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When Dysphoric Mania Tears Apart the Fabric of My Mind

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I am bipolar, and my condition is the one where I have short and sharp cycles. In the clinical terminology it is called “dysphoric mania.”

Recently I took back a leather jacket to Nordstrom because a tear developed by the pocket. In this case the problem was fixed, and I got a new jacket.

So what happens when the fabric I call my mind starts to tear? What happens when I am in the shackles of hypomania and my mind is in chaos? In this state I detest fast music and bright lights. My mind can process everything at breakneck speeds yet focus on nothing. My psychiatrist asked me, when I am in the realm of hypomania, do I get dark thoughts — aka, do I have suicidal thoughts. I responded that if I do, they are quickly replaced with another thought.

For people who can never understand this torment, I ask if they’ve ever had a coffee high that makes them jittery. I tell them to multiply that by 100 and add chaos in their thoughts. One of my symptoms is that I want to isolate and be away from people. Their every word or movement is like an attack on my mind.

When the hypomania subsides, I crash into depression, and my life goes from high speed to that of walking through sand. There is no happiness, and dark thoughts of suicide enter my thinking.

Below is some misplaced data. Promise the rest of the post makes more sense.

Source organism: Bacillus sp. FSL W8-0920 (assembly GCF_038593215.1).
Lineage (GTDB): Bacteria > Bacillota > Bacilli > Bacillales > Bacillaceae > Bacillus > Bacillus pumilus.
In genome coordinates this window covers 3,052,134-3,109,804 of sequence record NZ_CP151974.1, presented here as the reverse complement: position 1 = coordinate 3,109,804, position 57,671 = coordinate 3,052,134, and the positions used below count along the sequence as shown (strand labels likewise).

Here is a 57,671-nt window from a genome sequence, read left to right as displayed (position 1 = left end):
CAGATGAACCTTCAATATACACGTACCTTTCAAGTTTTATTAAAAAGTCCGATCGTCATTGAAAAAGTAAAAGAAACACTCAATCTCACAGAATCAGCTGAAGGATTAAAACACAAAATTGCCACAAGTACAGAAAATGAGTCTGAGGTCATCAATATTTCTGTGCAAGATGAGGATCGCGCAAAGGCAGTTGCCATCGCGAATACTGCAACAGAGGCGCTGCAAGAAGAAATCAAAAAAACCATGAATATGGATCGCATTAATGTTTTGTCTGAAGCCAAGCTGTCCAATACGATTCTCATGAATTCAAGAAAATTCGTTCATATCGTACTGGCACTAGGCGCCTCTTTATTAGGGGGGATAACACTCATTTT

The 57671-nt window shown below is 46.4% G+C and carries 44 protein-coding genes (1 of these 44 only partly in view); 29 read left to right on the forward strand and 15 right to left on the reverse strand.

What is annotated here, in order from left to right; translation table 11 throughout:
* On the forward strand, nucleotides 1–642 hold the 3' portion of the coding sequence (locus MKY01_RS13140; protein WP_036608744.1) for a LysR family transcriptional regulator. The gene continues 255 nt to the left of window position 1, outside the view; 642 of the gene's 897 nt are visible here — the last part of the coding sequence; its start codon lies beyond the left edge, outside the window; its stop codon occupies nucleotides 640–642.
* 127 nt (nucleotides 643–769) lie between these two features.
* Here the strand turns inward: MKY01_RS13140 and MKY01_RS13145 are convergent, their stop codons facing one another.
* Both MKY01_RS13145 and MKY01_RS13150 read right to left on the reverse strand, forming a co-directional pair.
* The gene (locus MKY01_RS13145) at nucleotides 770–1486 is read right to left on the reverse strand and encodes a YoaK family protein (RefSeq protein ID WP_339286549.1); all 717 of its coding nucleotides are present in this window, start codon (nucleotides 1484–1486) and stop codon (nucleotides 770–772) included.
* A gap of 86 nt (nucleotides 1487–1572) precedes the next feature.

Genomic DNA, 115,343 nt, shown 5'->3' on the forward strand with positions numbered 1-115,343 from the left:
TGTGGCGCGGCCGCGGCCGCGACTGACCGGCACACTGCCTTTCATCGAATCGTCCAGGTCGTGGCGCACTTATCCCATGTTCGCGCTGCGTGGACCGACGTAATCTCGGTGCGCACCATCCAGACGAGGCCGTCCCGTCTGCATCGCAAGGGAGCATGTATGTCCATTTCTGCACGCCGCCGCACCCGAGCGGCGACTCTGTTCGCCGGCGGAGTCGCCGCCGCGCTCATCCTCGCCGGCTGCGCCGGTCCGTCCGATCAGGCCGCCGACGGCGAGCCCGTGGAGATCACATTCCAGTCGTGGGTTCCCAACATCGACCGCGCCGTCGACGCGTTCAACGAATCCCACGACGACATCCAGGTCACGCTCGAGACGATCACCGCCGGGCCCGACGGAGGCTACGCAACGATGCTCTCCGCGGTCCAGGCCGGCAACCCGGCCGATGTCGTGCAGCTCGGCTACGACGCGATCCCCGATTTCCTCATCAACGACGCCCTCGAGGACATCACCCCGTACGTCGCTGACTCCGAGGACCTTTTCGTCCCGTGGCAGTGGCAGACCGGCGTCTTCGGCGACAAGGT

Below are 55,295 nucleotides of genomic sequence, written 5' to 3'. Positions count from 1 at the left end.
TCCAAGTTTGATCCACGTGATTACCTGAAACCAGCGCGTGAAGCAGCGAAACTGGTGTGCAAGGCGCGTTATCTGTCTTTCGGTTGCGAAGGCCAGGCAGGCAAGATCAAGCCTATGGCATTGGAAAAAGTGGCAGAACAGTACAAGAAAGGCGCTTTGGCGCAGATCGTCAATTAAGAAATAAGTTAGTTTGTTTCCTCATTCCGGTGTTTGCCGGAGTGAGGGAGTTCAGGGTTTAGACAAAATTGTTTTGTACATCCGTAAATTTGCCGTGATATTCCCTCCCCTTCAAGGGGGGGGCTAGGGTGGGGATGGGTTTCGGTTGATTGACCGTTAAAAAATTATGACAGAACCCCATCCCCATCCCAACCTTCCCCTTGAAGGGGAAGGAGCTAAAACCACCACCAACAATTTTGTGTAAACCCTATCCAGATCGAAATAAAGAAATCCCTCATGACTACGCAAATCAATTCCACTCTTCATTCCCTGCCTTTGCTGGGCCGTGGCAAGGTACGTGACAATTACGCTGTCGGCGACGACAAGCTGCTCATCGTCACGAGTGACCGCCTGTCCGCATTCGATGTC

Life becomes sheer hell when depression weaves itself into the chaos. I feel like the fabric of my whole being is being torn apart. Thoughts of suicide occupy my mind, and if I am lucky I will send out a text to a close knit group of friends. This is my cry for help. The last episode resulted in my going to the hospital.

My cycles last no more than 24 hours, and then life returns to kind of normal. The result of this is I feel exhausted, as if I had the most rigorous workout. My life is like the ripples on the water after a stone is thrown into it. There are fleeting moments of happiness; however, depression is the main feeling. Over time the depression fades like the ripples, and I wonder when the next cycle will descend on me.

I know I can’t take back this brain and get a new one like I did with my leather coat. So how do I piece the ripped up fabric of myself back together? Will the torn fabric be noticeable, and will it make me less of a person?

Friends tell me I am a very tough chick because I have survived lots of shit and show a confident woman. What I don’t show is the damaged fabric of me. I am so used to putting on the look good presentation, and I know if I show the real me, the walls of stigma will be everywhere. Society doesn’t like to see a woman who is being torn apart within. The choice to show or not show the turmoil can almost be as bad as having the turmoil. You want to reach out for help, yet to do so will alienate people.

But I have to believe that if today I survive the roller coaster ride, I may enjoy tomorrow.

Follow this journey on Kristimac2015’s blog.

The Mighty is asking its readers the following: What’s one secret about you or your loved one’s disability and/or disease that no one talks about? If you’d like to participate, please send a blog post to [email protected] Please include a photo for the piece, a photo of yourself and 1-2 sentence bio. Check out our Submit a Story page for more about our submission guidelines.